“I’m pretty old, so I can remember a time before there was pantyhose,” Atwood said. “I remember a lot of this stuff in the ’50s and ’40s. And then I remember the changes that came in the ’60s, some of which were good, some of which were supposed to be good and weren’t. And then I remember the ’70s, which was second-wave women’s movement, and then I remember the ’80s, which was pushback against that. And then I remember the ’90s, when the Wall had come down and the USSR was over and we were all supposed to just go shopping and have a good time, and that didn’t happen either.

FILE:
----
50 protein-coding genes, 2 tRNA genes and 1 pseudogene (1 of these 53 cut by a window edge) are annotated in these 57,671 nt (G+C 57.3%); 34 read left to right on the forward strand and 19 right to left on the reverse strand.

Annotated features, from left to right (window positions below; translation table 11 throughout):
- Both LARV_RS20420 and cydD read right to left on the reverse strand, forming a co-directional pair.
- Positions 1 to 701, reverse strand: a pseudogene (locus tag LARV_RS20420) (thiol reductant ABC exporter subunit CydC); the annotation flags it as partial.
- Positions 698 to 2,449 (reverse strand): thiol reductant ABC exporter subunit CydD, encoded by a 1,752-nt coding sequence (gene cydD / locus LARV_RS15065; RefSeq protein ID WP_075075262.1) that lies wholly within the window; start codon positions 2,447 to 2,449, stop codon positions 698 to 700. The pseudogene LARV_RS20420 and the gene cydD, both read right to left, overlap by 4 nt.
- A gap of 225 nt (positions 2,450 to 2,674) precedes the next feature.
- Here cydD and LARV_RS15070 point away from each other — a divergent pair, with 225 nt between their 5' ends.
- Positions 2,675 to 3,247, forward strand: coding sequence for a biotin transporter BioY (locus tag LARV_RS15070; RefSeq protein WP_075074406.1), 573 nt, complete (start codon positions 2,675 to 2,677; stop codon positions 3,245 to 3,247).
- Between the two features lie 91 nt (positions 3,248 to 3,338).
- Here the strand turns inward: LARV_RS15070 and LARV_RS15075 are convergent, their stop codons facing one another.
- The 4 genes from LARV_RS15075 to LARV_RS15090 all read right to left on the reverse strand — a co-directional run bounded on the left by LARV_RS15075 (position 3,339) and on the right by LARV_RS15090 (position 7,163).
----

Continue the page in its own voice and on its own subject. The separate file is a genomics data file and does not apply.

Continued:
Atwood continued: “So all of these phases, but if you want to see where The Handmaid’s Tale came from, you just go back to about 1850 in the West, and you just go elsewhere in the world in the present, because nothing in it was invented. And if you want to go back to a time when things were more equal, you’d have to go back beyond the early Bronze Age.”
Taking the stage for her awards presentation from Equality Now — which through an international network of activists and supporters seeks to challenge and defeat repressive laws regarding women’s rights, including sex trafficking, sexual violence and ritual genital mutilation — Atwood praised the organization for confronting and combating ugly practices across the globe.